Thursday, August 23, 2001

Takeya's mother tries to be strong


Emotions raw at funeral of slain girl, 8

By Susan Vela
The Cincinnati Enquirer

        The mother of the dead girl fainted. The girl's aunt sobbed in an older woman's arms.

        Shocking, tragic truth hit African and Charmaine Evans on Wednesday as they sat in Olivet Baptist Church in Silverton and stared at the open coffin holding Takeya Bryant, 8.

[photo] Takeya Bryant's casket is carried from Olivet Baptist Church in Silverton Wednesday. The girl was buried in Vine Street Hill Cemetery in Clifton.
(Tony Jones photo)
| ZOOM |
        She died Aug. 15 while in the care of their 11- and 13-year-old sons in a Northside apartment. Prosecutors say the 11-year-old, who is Takeya's brother, and 13-year-old, her cousin, beat her to death. The cousin also has been charged with raping her.

        More than 200 people paid their respects at Wednesday's funeral service and burial at Vine Street Hill Cemetery in Clifton.

        The boys were not there. A juvenile judge denied their request to attend.

        Mourners struggled Wednesday with the family's predicament. Some cried and sobbed, others sat stoically as they remembered the young girl who was ticklish and prone to giggles. They missed her soft voice, which normally would have blended with the rest of the church's youth choir.

        Others cast blame at Hamilton County social workers, a mother's record of neglect and school officials' negligible involvement. Takeya would have entered the third grade this fall at Stewart Elementary School in Sharonville.

Takeya
Takeya
        “My baby shouldn't be lying in there,” said Takeya's father, Rodney Bryant, 39. “She's lying in there because of neglect. Why did this happen to her? This shouldn't have escalated.”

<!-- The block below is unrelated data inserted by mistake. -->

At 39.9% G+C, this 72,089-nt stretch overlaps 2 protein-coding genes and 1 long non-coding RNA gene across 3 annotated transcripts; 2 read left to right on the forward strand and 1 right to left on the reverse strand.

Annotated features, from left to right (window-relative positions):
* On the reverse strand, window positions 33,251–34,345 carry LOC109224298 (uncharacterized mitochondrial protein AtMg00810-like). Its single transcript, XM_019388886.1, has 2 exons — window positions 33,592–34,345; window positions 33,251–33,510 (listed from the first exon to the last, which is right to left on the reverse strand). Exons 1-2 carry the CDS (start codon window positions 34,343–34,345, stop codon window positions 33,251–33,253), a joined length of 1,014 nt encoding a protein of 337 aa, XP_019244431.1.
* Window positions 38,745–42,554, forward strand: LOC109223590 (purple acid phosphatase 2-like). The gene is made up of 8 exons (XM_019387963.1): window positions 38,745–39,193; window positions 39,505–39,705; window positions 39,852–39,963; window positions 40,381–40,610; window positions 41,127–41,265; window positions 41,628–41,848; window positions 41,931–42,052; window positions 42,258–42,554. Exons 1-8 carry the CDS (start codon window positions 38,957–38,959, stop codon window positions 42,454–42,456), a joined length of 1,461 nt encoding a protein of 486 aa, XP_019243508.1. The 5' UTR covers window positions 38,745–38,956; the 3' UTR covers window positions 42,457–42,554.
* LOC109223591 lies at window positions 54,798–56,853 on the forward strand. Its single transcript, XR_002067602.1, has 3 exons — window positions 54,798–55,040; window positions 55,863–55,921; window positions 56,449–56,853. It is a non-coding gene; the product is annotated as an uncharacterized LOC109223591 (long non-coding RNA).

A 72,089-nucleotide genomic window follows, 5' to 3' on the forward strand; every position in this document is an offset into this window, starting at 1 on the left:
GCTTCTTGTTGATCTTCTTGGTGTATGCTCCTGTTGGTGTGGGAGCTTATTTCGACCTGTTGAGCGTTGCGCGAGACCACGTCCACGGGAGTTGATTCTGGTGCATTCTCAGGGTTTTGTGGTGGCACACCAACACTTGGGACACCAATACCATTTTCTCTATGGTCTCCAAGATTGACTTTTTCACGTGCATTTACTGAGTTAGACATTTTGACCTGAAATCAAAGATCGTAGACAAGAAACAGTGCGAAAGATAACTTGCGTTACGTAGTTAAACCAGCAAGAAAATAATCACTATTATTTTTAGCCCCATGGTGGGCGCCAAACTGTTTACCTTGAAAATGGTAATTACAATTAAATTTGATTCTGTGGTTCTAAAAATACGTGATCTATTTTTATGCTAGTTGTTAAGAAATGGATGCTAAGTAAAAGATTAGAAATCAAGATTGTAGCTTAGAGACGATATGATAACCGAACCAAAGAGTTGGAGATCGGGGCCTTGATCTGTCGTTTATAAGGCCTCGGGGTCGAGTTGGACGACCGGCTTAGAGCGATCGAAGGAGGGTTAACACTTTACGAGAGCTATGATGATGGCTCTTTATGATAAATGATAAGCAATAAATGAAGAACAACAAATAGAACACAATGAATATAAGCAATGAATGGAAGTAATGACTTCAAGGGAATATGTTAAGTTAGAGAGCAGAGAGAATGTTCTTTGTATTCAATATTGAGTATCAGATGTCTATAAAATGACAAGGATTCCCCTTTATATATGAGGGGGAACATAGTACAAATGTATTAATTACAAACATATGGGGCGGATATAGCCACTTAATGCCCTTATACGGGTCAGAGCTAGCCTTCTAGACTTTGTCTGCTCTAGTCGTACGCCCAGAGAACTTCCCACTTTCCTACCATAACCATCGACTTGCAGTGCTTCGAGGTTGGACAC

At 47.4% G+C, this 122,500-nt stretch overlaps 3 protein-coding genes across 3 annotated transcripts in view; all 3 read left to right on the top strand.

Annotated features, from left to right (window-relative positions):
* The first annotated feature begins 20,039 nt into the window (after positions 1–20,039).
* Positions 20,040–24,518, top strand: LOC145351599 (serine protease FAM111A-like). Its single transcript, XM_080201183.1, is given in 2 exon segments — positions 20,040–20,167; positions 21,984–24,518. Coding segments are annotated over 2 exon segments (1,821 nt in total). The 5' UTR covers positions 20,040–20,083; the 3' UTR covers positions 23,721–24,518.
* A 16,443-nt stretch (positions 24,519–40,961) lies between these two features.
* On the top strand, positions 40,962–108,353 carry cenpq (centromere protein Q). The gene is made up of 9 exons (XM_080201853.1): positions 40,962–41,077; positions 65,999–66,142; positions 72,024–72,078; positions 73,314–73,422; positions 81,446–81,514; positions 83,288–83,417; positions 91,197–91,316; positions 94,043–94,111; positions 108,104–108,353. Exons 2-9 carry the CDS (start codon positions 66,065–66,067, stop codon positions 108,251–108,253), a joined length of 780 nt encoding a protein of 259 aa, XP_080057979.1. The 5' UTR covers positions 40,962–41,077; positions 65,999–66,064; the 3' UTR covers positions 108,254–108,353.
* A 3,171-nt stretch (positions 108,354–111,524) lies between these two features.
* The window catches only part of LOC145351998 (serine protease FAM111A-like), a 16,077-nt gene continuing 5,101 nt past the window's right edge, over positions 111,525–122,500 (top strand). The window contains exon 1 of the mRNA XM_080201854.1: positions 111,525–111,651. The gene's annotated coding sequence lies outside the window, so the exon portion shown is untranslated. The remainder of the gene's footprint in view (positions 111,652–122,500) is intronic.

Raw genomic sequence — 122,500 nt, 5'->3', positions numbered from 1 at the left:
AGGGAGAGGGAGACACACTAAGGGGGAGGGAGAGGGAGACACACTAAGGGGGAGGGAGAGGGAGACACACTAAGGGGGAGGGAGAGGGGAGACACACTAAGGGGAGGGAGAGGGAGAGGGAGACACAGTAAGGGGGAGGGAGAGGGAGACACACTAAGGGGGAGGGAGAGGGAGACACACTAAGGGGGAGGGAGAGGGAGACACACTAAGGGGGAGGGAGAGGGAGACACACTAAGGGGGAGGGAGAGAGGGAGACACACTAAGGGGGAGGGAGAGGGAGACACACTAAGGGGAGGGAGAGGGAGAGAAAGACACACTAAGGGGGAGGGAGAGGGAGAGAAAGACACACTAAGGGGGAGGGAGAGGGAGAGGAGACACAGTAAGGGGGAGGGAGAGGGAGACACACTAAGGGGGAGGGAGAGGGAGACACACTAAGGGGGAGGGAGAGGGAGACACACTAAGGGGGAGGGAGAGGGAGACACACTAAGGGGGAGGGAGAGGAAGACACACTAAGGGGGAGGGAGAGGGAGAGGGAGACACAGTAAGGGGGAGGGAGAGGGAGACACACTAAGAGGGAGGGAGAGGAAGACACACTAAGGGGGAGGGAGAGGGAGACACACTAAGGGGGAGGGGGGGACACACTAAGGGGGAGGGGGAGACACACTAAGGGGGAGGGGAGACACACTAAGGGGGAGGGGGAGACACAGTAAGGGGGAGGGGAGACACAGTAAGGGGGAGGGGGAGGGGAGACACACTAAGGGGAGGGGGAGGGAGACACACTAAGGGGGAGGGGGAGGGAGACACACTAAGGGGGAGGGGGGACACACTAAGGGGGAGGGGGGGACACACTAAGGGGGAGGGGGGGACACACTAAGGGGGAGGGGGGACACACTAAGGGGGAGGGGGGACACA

Takeya and her three siblings were taken from their mother in December. She had been convicted of child endangerment for leaving them unsupervised. She was working at one of her two jobs when she learned that Takeya died in their Northside home.

        Ms. Evans and Mr. Bryant had been separated for some time. He hadn't seen Takeya since last summer. He blames Takeya's mother for the child's death.

        Others cast blame upon themselves.

        “I'm sorry! I'm sorry! It hurts so bad!” sobbed Barbett Clark, Mr. Bryant's sister. She agreed that the child rarely saw her father's side of the family.

        “I didn't spend as much time with her as I could have,” she said. “I could've called her and seen her. She was my baby niece. (But) every time I saw her ... she looked really well, clean and neat. I don't know who to be angry at. You want to be angry at somebody, but you don't know who to be angry at.”

        The Rev. Aaron Greenlea, pastor of Olivet Baptist, also struggled for understanding. Yet he called for compassion toward the Evans family.

        “You know their hurt. You know their pain. You know their suffering,” he said. “God, we don't understand. Lord, what are you saying to us as families? What are you saying to us as churches? What are you saying to us as a city and a nation?

        “I say to you ... when God entrusts a precious child to you, you must love him or her. Because God will show up and hold us accountable. This is a mean world and it cares nothing about little children.”

        Takeya was eulogized and buried with the help of Johnson-Brown Funeral Home in Bond Hill, which donated its services and solicited money for her casket and grave site. The owner, Libby Brown, said she empathized with African Evans and had lost a child herself.

        When she fainted Wednesday, African Evans was carried out of the church. Afterward, friends noticed that she was trying to be strong.

        Takeya's 9-year-old sister, Takyara, rarely left her side. Ms. Evans held the child in the church pews. She gently touched the child when they stepped toward Takeya's coffin.

        At the cemetery, Ms. Evans still seemed dazed. She held onto someone as she walked to the burial site.

        “She's trying” to be strong, said John Peoples of Kennedy Heights, who sat near her at the funeral. But “this day has been the hardest.”

       



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